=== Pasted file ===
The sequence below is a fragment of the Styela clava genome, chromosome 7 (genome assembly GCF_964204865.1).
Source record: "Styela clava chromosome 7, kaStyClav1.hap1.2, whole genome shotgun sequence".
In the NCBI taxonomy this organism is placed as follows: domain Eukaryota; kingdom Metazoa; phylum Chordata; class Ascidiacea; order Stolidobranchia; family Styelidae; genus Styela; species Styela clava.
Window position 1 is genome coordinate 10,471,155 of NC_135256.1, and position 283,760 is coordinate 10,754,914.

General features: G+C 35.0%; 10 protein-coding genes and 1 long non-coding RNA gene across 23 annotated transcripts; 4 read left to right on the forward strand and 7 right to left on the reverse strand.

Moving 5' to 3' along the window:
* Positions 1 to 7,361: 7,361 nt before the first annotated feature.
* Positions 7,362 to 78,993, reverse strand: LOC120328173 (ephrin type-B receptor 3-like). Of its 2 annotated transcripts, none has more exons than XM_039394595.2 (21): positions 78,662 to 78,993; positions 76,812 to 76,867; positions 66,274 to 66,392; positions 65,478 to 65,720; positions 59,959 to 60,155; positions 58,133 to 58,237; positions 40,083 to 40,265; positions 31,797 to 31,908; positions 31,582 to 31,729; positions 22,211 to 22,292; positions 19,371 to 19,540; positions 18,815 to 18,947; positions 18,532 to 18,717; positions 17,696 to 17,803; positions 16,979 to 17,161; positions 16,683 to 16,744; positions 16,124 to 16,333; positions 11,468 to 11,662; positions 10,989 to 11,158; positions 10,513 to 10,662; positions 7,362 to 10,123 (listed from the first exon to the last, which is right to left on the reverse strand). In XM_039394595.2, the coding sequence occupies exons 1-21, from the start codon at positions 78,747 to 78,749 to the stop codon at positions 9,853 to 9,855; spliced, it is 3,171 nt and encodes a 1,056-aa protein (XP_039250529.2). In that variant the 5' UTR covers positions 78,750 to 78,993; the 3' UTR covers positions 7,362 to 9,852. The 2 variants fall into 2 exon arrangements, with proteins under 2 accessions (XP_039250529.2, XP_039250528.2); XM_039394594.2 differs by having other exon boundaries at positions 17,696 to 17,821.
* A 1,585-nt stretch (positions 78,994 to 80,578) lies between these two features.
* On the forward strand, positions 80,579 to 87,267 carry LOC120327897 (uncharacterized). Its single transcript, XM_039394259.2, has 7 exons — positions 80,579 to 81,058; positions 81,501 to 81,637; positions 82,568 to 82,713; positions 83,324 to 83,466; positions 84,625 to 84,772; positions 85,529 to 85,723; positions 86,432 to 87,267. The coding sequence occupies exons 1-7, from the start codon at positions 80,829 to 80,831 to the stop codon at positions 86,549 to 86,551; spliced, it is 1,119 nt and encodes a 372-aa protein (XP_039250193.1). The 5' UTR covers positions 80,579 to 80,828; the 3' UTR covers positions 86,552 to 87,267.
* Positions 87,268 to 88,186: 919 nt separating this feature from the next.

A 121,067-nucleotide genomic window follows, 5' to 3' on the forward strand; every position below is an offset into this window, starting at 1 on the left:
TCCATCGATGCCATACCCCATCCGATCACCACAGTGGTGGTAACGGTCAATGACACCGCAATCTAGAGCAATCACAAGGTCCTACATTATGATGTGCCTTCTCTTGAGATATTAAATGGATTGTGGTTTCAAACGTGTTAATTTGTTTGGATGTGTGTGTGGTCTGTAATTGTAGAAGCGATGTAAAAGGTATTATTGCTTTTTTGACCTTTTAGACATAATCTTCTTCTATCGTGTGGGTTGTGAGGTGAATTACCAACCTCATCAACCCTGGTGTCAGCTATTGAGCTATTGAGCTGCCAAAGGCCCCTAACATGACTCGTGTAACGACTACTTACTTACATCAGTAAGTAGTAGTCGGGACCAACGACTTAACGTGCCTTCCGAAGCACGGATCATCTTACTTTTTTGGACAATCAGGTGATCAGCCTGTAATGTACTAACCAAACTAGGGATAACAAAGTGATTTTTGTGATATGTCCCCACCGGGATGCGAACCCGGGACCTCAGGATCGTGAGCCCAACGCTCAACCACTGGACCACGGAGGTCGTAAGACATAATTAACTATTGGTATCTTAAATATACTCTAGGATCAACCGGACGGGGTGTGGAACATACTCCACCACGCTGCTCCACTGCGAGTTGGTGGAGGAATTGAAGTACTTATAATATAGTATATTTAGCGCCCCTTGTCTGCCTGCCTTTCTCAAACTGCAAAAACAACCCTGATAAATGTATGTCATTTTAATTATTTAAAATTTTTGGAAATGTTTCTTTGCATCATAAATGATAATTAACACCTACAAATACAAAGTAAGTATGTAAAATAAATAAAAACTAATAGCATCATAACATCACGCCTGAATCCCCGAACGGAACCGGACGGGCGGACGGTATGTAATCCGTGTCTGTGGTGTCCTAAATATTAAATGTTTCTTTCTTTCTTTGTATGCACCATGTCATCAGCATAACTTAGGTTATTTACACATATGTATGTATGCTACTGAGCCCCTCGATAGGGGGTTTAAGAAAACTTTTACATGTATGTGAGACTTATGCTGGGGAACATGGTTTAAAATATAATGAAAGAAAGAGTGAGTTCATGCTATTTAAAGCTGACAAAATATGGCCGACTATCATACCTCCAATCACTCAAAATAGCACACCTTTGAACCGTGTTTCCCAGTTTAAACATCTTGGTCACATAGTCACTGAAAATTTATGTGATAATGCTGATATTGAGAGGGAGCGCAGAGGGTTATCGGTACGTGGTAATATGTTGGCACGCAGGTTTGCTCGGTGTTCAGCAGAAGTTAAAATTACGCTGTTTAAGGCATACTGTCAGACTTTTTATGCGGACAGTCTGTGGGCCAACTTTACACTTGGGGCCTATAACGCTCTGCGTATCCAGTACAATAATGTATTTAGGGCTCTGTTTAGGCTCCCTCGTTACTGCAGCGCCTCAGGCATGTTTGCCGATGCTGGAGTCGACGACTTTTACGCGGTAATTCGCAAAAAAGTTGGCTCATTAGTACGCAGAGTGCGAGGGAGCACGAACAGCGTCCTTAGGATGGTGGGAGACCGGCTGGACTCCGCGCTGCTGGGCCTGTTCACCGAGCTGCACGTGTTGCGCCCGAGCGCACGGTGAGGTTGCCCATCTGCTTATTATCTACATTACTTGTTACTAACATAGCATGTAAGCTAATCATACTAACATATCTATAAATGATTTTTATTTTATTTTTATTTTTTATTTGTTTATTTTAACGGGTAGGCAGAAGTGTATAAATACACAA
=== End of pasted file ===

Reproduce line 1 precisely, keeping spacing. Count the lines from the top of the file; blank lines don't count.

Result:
The sequence below is a fragment of the Styela clava genome, chromosome 7 (genome assembly GCF_964204865.1).